SEARCH HOME Math Central Quandaries & Queries  Question from Mark, a parent: Please Help. I'm trying to help my Child and I have no clue on this math question. Rectangular shapes with a length to width ratio of approximately 5 to 3 are pleasing to the eye. The ratio is know as the golden ratio. A designer can us the expression 1/3(5w) to find the length of such a rectangle with width 6 inches. Hi Mark,

We have two responses for you

I am not surprised that you are baffled by this question. It is an extremely confusing way to ask a very natural question. How about this?

Rectangular shapes with a length to width ratio of approximately 5 to 3 are pleasing to the eye.
The ratio is know as the golden ratio. A designer wishes to construct a rectangle with width 6 inches and with the ratio of its length to its width the golden ratio. What should its length be?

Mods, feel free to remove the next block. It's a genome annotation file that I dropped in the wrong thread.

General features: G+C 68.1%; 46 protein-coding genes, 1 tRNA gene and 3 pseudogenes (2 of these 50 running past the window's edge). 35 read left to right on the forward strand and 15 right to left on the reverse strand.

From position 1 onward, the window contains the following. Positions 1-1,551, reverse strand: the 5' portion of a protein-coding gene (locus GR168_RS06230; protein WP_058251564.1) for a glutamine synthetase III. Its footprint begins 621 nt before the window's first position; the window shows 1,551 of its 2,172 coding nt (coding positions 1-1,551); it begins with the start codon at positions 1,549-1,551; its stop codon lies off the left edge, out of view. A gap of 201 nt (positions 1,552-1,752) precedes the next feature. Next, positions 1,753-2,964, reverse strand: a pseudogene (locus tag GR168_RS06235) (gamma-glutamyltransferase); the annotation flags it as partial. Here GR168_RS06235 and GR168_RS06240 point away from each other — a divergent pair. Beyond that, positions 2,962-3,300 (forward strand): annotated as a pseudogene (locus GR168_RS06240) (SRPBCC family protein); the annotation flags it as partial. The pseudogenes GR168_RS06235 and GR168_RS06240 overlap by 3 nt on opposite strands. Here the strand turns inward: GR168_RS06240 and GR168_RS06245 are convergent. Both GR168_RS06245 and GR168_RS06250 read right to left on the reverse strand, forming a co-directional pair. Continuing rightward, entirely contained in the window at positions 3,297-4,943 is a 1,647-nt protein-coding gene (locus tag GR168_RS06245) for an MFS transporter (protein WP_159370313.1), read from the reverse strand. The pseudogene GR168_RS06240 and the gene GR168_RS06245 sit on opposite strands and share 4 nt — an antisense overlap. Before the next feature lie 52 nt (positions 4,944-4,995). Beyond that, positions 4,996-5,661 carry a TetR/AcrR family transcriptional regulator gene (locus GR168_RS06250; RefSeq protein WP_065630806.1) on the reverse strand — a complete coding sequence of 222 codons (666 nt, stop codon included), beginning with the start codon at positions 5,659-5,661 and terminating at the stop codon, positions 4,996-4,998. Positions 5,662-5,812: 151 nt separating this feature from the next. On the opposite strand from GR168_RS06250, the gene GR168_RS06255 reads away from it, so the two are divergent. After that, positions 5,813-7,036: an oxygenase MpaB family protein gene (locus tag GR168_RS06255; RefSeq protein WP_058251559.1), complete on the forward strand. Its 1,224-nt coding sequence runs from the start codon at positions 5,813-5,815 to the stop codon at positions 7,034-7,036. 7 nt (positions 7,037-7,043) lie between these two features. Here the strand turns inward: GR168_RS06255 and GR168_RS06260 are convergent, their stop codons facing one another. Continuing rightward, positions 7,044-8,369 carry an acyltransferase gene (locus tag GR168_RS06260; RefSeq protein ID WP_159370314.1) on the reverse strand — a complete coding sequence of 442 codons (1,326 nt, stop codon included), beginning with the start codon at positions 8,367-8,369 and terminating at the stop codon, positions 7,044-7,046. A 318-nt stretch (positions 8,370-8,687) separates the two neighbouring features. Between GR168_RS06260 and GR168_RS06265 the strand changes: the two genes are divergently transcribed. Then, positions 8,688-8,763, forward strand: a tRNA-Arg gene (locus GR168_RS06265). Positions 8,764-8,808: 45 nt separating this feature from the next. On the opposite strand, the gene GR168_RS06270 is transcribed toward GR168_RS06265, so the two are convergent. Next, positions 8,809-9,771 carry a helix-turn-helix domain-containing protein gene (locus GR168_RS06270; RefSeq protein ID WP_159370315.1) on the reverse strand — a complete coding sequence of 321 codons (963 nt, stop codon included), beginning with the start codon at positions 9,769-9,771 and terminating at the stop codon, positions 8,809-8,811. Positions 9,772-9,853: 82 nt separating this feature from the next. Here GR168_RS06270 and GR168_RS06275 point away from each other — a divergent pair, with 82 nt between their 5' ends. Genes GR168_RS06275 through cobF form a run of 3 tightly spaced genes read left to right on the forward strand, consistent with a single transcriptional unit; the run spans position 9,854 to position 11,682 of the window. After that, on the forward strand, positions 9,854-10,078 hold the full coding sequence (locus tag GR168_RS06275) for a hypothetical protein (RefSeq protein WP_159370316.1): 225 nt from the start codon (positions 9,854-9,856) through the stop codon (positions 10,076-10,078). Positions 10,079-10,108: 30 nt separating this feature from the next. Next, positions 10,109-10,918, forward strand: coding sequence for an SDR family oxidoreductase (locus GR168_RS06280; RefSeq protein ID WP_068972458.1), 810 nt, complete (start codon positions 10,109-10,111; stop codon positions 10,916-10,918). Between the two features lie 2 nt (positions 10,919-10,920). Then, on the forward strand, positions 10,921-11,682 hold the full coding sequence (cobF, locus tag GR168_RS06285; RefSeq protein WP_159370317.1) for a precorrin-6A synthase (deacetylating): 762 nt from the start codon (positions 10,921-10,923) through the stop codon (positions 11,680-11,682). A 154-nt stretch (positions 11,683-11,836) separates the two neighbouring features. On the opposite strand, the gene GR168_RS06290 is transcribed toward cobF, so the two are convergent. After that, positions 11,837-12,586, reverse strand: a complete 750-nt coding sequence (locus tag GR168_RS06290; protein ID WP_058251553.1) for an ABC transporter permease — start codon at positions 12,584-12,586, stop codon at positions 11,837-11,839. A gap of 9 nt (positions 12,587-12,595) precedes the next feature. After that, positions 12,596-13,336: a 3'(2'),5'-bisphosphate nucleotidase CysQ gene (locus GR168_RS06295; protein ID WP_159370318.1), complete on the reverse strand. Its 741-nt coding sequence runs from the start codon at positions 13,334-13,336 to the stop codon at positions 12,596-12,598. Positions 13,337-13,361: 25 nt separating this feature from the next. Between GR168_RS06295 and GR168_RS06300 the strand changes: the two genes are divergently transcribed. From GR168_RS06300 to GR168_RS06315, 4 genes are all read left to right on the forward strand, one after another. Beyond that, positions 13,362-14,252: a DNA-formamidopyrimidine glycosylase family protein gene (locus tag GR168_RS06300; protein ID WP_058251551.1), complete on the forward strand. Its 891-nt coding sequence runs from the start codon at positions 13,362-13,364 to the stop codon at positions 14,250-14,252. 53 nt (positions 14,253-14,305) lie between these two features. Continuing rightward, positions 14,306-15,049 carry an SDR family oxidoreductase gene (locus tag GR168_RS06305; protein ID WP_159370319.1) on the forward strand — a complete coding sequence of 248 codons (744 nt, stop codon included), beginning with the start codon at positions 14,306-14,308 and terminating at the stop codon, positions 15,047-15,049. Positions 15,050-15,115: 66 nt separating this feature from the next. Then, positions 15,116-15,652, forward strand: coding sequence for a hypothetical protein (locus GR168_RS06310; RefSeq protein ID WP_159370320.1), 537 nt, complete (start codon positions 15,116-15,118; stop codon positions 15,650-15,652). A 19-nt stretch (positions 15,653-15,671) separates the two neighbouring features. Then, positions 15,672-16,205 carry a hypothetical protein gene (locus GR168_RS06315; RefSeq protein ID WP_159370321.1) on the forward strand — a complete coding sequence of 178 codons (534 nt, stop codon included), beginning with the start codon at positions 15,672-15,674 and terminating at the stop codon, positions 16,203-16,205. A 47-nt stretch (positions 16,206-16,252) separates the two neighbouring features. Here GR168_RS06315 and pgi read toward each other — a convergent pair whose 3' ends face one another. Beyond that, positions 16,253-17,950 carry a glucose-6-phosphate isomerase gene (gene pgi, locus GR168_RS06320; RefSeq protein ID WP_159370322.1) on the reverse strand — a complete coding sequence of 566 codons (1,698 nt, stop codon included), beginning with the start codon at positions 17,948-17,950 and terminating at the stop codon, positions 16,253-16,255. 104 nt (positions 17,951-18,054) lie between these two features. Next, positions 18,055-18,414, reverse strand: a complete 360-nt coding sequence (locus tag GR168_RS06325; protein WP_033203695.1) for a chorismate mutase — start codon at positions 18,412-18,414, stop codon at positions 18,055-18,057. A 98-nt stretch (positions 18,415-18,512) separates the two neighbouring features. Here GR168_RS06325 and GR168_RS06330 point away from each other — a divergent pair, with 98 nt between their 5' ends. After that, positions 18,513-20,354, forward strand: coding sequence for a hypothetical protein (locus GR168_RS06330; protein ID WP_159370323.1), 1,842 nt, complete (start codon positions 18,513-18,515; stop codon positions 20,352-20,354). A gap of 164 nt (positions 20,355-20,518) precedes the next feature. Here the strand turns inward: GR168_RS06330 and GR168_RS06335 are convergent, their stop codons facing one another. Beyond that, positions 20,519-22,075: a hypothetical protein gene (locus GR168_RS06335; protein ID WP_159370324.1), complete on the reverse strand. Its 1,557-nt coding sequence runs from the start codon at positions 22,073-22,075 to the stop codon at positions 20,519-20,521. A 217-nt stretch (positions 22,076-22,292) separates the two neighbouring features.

To me this is a much more natural way to ask the question. I would answer something like this.

A rectangle with length 5 inches and width 3 inches satisfies the Golden Ratio and the designer wants one that is twice the width so he needs its length to be twice the length of 5 inches, that is $2 \times 5 = 10 \mbox{ inches.}$

If he wanted one of width 12 inches then, since $12 = 3 \times 4$ he would need a length of $5 \times 4 = 20$ inches. Similarly if he wanted one of width 1 inch, then since 1 is one-third of 3 he would need a length of one-third of 5 inches or $\frac13 \times 5 = \frac13 (5) = \frac53$ inches. This is how the textbook author comes up with the algebraic expression "1/3(5w)." Here w stands for the width the designer wants and then the length is 1/3(5w), or I would prefer to express it $\frac53 w.$

Penny

The question is not phrased as a question! This is a bad habit of some math text writers.

The implied question is: if the width w = 6 inches, find 1/3(5w). Does this help?

Good Hunting!
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